books · Dystopian · fiction · literature · review

Machines Like Me by Ian McEwan

At times of political uncertainty, dystopian fictions seems to appear more frequently. It’s through fiction that we can attempt to explore our own issues in another time and place. A distraction as it were of today’s issues.

Machine’s Like Me does just that. Instead of today’s political issues, we’re transported to an alternative 1980s London. Familiar enough so we recognise the world we’re in. Different enough to allow us to question the future. Current issues are very much weaved into Machines Like Me: the climate crisis, war and the fear of losing our jobs to technology. There are still the human issues on love and friendship but perhaps the biggest question of all is what makes us human?

Can humanity be created?

Charlies comes into some money, he could have bought a house, instead he craved a companion. One of the very must human machines, he openly stated he wanted an Eve the female version, but wasn’t quick enough to secure one. He brings home Adam instead.

Adam’s traits can be programmed, he can be customised to be the ‘perfect human’ depending of course, what we each consider to be the best traits in others. But Charlie halts in making Adam into his idealised human, after all, humans are created with a mixture of two people, he therefore chose half of Adam’s traits and asks his upstairs neighbour, Miranda to choose the other half. Thus making Adam more human.

But Adam is not human and that causes its own problems. He’s owned by Charlie, he’s not truly his own person. He’s restricted with what he can and cannot do, he can be switched off at a moment’s notice… Or he could until Adam begins to learn to overcome the restrictions humans have placed on his technology.

Machine’s Like Me made me question our human traits, behaviours and restrictions. Our freedom of choice is one of the biggest things you could argue makes you truly human. But these freedoms are always restricted to a degree through the society we live in.

There’s fears of what the future can hold. Are technology advances too fast in today’s world? Is it making us lazier, more forgetful, more dependant on having the world’s information at our finger tips? Is it also making us more demanding, for something more, something we can fully control?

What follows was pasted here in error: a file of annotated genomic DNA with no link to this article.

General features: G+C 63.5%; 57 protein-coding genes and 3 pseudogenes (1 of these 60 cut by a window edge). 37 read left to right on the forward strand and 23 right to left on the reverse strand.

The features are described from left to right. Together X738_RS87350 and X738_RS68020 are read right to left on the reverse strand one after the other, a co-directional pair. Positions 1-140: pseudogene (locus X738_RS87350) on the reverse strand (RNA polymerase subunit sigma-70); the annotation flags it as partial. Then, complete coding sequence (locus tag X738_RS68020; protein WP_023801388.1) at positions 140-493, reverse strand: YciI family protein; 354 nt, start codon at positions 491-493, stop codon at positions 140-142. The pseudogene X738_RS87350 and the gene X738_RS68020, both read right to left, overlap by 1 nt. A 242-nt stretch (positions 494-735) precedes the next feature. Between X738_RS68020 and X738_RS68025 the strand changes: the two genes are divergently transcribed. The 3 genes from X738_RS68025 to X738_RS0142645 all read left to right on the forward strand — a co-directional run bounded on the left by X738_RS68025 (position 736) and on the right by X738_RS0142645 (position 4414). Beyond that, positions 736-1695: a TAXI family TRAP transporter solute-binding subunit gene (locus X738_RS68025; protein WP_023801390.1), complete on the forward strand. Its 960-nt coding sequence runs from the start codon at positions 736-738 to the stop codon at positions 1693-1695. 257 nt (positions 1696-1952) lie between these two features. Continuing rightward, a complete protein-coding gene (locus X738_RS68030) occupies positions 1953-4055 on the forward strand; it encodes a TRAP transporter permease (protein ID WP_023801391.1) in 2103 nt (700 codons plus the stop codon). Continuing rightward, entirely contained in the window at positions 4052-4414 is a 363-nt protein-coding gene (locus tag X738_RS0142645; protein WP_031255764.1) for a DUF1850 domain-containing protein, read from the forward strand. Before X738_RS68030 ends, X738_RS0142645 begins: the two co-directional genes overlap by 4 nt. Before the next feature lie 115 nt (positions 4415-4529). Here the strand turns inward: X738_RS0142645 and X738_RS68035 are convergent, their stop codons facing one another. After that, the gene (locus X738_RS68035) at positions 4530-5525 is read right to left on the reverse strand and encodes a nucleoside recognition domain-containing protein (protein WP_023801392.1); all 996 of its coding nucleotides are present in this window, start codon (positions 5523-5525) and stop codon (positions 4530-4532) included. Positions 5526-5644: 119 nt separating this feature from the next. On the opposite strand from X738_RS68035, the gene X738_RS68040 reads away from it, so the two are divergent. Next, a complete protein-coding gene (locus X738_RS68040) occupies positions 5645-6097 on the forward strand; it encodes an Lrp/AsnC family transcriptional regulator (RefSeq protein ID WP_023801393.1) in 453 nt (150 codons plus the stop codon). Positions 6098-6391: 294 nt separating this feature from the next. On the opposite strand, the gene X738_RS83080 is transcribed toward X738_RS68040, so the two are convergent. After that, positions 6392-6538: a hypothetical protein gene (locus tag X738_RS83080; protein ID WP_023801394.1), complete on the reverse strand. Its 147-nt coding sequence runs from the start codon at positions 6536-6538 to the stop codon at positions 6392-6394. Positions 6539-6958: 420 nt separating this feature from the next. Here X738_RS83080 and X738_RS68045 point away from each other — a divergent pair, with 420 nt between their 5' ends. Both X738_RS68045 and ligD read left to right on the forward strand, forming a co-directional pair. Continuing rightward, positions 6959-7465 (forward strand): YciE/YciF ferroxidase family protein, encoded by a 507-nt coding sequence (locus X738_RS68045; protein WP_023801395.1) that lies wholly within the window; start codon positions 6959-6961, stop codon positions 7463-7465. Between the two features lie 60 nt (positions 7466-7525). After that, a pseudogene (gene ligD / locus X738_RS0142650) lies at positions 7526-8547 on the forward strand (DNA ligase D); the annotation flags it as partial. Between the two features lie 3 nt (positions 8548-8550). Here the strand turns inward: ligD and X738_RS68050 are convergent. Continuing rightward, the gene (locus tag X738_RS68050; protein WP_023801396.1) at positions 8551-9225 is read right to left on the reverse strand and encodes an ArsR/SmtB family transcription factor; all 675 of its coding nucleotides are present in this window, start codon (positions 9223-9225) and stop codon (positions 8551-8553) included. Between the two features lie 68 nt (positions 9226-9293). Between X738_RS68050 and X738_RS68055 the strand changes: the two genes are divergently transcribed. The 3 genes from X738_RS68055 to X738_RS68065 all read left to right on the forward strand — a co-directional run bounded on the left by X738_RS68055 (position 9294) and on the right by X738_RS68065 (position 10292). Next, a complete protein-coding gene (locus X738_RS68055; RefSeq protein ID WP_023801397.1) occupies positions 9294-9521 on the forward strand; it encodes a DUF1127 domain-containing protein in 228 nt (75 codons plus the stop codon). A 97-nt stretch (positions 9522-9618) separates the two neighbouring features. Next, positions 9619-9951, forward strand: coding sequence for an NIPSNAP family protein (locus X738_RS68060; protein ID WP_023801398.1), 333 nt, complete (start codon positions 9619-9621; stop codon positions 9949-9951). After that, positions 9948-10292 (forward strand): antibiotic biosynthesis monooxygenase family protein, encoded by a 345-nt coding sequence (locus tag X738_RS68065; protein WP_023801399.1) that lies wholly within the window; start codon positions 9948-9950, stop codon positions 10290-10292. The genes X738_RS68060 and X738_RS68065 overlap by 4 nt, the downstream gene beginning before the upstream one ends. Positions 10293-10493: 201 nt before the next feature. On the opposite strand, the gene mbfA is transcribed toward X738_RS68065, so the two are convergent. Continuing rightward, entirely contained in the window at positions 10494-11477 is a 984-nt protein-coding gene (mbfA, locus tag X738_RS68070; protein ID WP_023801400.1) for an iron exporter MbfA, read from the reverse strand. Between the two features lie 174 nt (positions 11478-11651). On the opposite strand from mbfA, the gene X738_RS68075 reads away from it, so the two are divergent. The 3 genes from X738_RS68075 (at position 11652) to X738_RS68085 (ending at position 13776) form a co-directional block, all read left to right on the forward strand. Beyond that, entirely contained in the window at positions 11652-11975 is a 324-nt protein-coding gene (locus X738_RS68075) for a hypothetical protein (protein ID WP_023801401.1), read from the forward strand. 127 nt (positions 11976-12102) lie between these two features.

You won’t get the answers in this book, but it will make you question the world that might be. That could be. We are, after all, the race that has created these problems for ourselves, and it is our responsibility to view how they can impact the world, before it it too late.

The details:

  • Published in paperback: 5 March 2020
  • RRP: £8.99
book review · books · fiction · literature · review · Shakespeare

Hag-Seed

Margret Atwood introduces her Shakespearean spin-off in this clever tale; beautifully captivating the strength and hope of human life.

We begin with the Felix putting on The Tempest at a Canadian theatre festival, but things quickly don’t go to plan. While he is ousted by a colleague he goes off the grid for a quiet life, plotting revenge as he goes. His own daughter, Miranda, echoed as a ghost in his small abode follows him as he begins to work under a pseudonym.

The story opens out into a tale of hope, of humans pushed to the edge as Felix begins a production of the Tempest inside a correctional facility. Inspiring the inmates to put on the show in time for a visit from his previous colleague Tony. A slice of revenge served twelve years later… what could possibly go wrong?

A clever portrayal of human emotions wrapped around one of Shakespeare’s famous plays, it’s certainly one to read.

book review · books · classics · fiction · literature · reading · review

Love Story

We are surrounded by love stories before we even learn to read; fairy tales and Disney princesses condition our expectations of true love. It’s an emotion that influences every tale, evert text and narrative as we try to define this complex emotion.

Erich Segal’s Love Story is an American classic, Jenny and Oliver are an unsurprising couple brought together from two different paths in life. But the power of love is something that is beyond human comprehension. It’s a tale of love and loss; of gaining parental approval and choosing your own way in life.

There is something in Segal’s writing that manages to capture the character’s depth across the short tale. The writing is at times brutally honest in its depiction of the unfair problems of life, but also the moments of pure happiness are intertwined with more romantic prose.

If you’re looking for a short novel for an upcoming summer holiday — this is certainly one to read.

fiction · literature · reading · review

Swing Time

This novel is an incredible depiction of friendship; of differences and similarities, competition and support. It begins in London at a dance class where two girls come together through their aspiration to be dancers and similarities in skin colour.